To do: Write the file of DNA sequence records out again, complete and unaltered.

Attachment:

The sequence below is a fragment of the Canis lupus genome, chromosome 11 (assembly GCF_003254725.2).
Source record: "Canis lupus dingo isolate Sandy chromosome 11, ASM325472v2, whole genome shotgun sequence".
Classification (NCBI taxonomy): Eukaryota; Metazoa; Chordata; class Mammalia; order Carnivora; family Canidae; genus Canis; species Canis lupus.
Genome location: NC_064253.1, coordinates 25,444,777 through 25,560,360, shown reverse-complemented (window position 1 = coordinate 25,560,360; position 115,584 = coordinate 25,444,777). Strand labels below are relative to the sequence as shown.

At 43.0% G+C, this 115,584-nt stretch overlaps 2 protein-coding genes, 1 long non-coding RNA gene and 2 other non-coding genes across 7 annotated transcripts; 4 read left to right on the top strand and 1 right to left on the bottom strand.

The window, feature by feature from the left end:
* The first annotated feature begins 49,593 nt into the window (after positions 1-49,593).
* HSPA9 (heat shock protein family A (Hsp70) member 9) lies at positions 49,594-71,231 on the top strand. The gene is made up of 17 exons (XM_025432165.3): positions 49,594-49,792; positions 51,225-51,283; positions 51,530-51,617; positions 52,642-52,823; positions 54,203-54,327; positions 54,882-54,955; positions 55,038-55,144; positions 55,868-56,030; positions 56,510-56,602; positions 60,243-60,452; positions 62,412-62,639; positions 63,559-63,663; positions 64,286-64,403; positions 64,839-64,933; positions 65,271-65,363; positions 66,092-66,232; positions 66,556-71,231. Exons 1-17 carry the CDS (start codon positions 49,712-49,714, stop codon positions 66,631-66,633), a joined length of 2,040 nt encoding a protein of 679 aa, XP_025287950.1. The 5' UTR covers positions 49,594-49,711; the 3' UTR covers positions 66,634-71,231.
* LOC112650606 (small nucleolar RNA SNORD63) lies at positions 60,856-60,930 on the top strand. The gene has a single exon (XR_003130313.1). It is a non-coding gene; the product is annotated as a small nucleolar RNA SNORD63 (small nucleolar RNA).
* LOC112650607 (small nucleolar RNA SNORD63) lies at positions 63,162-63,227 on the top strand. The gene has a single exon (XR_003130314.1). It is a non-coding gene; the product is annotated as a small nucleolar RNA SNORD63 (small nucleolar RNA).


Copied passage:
The sequence below is a fragment of the Canis lupus genome, chromosome 11 (assembly GCF_003254725.2).
Source record: "Canis lupus dingo isolate Sandy chromosome 11, ASM325472v2, whole genome shotgun sequence".
Classification (NCBI taxonomy): Eukaryota; Metazoa; Chordata; class Mammalia; order Carnivora; family Canidae; genus Canis; species Canis lupus.
Genome location: NC_064253.1, coordinates 25,444,777 through 25,560,360, shown reverse-complemented (window position 1 = coordinate 25,560,360; position 115,584 = coordinate 25,444,777). Strand labels below are relative to the sequence as shown.

At 43.0% G+C, this 115,584-nt stretch overlaps 2 protein-coding genes, 1 long non-coding RNA gene and 2 other non-coding genes across 7 annotated transcripts; 4 read left to right on the top strand and 1 right to left on the bottom strand.

The window, feature by feature from the left end:
* The first annotated feature begins 49,593 nt into the window (after positions 1-49,593).
* HSPA9 (heat shock protein family A (Hsp70) member 9) lies at positions 49,594-71,231 on the top strand. The gene is made up of 17 exons (XM_025432165.3): positions 49,594-49,792; positions 51,225-51,283; positions 51,530-51,617; positions 52,642-52,823; positions 54,203-54,327; positions 54,882-54,955; positions 55,038-55,144; positions 55,868-56,030; positions 56,510-56,602; positions 60,243-60,452; positions 62,412-62,639; positions 63,559-63,663; positions 64,286-64,403; positions 64,839-64,933; positions 65,271-65,363; positions 66,092-66,232; positions 66,556-71,231. Exons 1-17 carry the CDS (start codon positions 49,712-49,714, stop codon positions 66,631-66,633), a joined length of 2,040 nt encoding a protein of 679 aa, XP_025287950.1. The 5' UTR covers positions 49,594-49,711; the 3' UTR covers positions 66,634-71,231.
* LOC112650606 (small nucleolar RNA SNORD63) lies at positions 60,856-60,930 on the top strand. The gene has a single exon (XR_003130313.1). It is a non-coding gene; the product is annotated as a small nucleolar RNA SNORD63 (small nucleolar RNA).
* LOC112650607 (small nucleolar RNA SNORD63) lies at positions 63,162-63,227 on the top strand. The gene has a single exon (XR_003130314.1). It is a non-coding gene; the product is annotated as a small nucleolar RNA SNORD63 (small nucleolar RNA).